Foley finagled a bedrock draft

Former Vikings personnel boss Fran Foley only lasted a few months on the job, but his 2006 draft produced some solid starters. His personnel touch has proved to be better than his personal touch.

In Vikings history, Fran Foley is remembered in the same general vein as Matt Foley – Chris Farley's character on "Saturday Night Live" who, for all we know, is living in a van down by the river.

Fran Foley, who spent a scant couple of months with the Vikings in winter and spring of 2006, may have looked a little like Fred Flintstone, but there was nothing about him that made anyone at Winter Park say, "Yabba dabba doo." As the Vikings begin the defense of their first NFC North Division title, perhaps Foley should get a little more credit than he does.

For those who have forgotten F2, he was brought in from San Diego to be the de facto general manager – a job that was quickly given to Rick Spielman shortly after the 2006 draft. An extremely self-confident man, it seemed clear on draft weekend that there was something of a problem between Foley and head coach Brad Childress as to just who was in charge of the war room.

After being hired on Jan. 26, Foley was fired May 3, just days after the draft. The initial reason given was the Foley had embellished his resume, claiming to have been an assistant coach at the Citadel, Rutgers and Colgate when in fact he was a graduate assistant. He also claimed to have played four years of college football at Framingham State College when he actually played two. That was the public reason initially given. The truth, it would seem, lied elsewhere.

In the weeks and months that followed, word came out that Foley had been verbally abusive to the staff and was a very difficult person to work with and work for. He wasn't exactly a "people person." In the end, all he had to show for his brief time with the Vikings was the 2006 draft. With three years of hindsight as our guide, perhaps Foley wasn't so bad after all.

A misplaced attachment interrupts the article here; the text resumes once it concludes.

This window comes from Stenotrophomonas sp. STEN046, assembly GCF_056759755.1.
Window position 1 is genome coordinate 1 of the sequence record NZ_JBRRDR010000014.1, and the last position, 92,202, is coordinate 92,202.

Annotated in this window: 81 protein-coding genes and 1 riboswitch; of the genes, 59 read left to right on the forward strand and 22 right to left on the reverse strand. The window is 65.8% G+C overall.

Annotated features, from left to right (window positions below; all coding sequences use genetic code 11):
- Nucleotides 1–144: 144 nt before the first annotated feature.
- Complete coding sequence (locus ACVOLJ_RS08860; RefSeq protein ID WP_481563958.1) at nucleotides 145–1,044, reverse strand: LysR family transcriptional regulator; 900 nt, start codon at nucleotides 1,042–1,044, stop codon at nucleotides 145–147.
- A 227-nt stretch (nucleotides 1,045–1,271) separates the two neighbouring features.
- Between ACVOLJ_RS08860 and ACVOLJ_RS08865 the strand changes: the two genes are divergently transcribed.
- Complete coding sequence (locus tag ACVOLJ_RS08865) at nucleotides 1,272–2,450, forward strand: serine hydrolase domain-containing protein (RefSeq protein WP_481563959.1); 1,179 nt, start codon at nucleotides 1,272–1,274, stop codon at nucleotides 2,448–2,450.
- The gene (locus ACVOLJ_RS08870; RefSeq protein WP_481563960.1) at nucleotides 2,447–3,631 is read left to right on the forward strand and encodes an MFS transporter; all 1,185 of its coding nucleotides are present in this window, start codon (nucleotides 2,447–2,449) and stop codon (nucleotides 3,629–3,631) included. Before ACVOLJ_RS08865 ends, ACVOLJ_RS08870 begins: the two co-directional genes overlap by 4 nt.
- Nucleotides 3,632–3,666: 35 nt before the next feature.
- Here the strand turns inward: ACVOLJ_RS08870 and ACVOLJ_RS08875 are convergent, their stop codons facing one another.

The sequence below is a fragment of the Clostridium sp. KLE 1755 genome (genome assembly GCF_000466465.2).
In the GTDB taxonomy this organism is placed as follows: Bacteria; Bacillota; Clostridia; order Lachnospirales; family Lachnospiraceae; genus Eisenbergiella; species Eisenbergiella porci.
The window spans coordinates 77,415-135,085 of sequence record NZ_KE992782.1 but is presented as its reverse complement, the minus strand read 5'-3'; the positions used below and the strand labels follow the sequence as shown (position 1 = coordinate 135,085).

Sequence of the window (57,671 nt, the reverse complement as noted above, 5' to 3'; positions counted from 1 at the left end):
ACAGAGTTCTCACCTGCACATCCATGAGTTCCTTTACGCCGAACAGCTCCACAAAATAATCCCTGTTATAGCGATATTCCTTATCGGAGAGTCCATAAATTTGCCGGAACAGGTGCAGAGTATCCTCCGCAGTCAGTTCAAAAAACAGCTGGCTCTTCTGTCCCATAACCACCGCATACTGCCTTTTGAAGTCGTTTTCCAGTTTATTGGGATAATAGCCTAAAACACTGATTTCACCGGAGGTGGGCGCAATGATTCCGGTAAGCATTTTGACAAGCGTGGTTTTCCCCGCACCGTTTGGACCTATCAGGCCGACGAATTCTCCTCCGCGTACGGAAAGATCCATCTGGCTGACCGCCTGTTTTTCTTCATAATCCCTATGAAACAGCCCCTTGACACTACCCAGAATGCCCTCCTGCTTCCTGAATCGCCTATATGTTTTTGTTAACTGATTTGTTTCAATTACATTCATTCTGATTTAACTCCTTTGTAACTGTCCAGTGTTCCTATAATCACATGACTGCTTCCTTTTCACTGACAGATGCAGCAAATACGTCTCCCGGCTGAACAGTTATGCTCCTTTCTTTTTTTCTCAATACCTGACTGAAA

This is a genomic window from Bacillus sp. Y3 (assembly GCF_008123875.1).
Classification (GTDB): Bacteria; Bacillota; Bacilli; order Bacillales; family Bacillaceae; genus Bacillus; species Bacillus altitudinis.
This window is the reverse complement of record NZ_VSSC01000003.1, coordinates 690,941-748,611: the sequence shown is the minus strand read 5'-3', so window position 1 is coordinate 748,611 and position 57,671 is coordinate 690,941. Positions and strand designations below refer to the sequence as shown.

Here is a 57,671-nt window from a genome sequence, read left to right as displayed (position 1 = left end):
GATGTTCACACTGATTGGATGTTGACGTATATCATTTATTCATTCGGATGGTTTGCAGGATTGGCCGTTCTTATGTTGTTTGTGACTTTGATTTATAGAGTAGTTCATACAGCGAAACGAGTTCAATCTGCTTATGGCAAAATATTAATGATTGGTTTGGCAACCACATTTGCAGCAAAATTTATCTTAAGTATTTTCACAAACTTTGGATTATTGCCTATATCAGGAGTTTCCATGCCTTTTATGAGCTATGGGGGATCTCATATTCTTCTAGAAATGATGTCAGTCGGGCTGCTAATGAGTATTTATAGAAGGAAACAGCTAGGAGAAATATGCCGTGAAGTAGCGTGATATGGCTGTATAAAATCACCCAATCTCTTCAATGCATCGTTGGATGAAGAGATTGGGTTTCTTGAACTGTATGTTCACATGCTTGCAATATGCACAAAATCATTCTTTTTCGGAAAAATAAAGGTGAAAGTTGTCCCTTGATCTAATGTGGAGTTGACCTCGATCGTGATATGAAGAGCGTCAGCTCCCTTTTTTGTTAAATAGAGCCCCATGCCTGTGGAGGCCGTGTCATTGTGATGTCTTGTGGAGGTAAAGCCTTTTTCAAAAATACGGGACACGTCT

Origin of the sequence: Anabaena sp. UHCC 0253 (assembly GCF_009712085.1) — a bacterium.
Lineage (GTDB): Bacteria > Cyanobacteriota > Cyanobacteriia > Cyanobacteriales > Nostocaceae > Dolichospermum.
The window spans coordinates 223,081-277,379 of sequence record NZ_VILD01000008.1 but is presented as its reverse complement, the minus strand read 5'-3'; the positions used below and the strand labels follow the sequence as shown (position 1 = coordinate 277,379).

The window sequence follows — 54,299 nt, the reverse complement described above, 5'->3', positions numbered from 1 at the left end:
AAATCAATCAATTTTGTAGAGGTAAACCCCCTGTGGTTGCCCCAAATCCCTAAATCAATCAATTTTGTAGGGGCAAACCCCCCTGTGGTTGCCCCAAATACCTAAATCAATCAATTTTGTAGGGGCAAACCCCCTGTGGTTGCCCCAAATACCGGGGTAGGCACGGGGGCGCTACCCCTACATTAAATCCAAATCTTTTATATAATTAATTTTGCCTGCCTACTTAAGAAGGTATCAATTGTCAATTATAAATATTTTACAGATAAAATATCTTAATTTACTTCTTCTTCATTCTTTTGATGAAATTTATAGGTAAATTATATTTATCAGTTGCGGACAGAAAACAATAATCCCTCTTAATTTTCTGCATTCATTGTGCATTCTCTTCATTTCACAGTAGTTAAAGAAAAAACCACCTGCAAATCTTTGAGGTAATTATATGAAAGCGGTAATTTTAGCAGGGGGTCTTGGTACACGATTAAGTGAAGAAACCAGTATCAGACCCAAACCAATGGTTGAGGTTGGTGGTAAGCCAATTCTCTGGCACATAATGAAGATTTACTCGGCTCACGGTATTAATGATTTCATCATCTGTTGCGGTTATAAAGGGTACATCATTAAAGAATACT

In his one draft, Foley and the Vikings drafted six players. Of those six, five of them became starters. First-round pick Chad Greenway played at a Pro Bowl-caliber level last year. The team liked second-round pick Cedric Griffin enough that they recently gave him a five-year contract extension worth about $25 million. Fellow second-rounders Ryan Cook and Tarvaris Jackson both became starters and, while neither has panned out to be star players, both have essentially lived up to the expectations that the team had for them and the organizational confidence in the two hasn't wavered – both will be competing for starting jobs again this year. On Day Two, the Vikings selected Ray Edwards in the fourth round, who won the starting job opposite Jared Allen and looks again to be a mainstay on the left side of the defensive line.

Add to that a trade that was made in which the Vikings swapped fourth-round picks and their pick in the sixth round to the Eagles to acquire Artis Hicks and you have six starters that have been produced from a single draft – arguably a franchise record.

The only player from that draft who didn't end up with the team for more than a year was safety Greg Blue, taken in the fifth round. Despite that, there were many who wanted to see Blue remain with the team since he had the size and strength to potentially be a difference-maker in the secondary.

Say what you want to about Foley's interpersonal skills (or lack thereof). Teams are built through the draft and the Vikings can point to the 2006 draft as being one of the more productive in franchise history. They didn't have a premium pick like the drafts that produced Adrian Peterson or Bryant McKinnie, but they walked away from it with six players who have been starters for extended periods over the three years since.

Foley may be living in a van down by the river (or a house near the ocean in San Diego), but his brief tenure with the team wasn't all horrible. Vikings fans may actually owe him a debt of gratitude for his role in one of the better drafts in recent memory.

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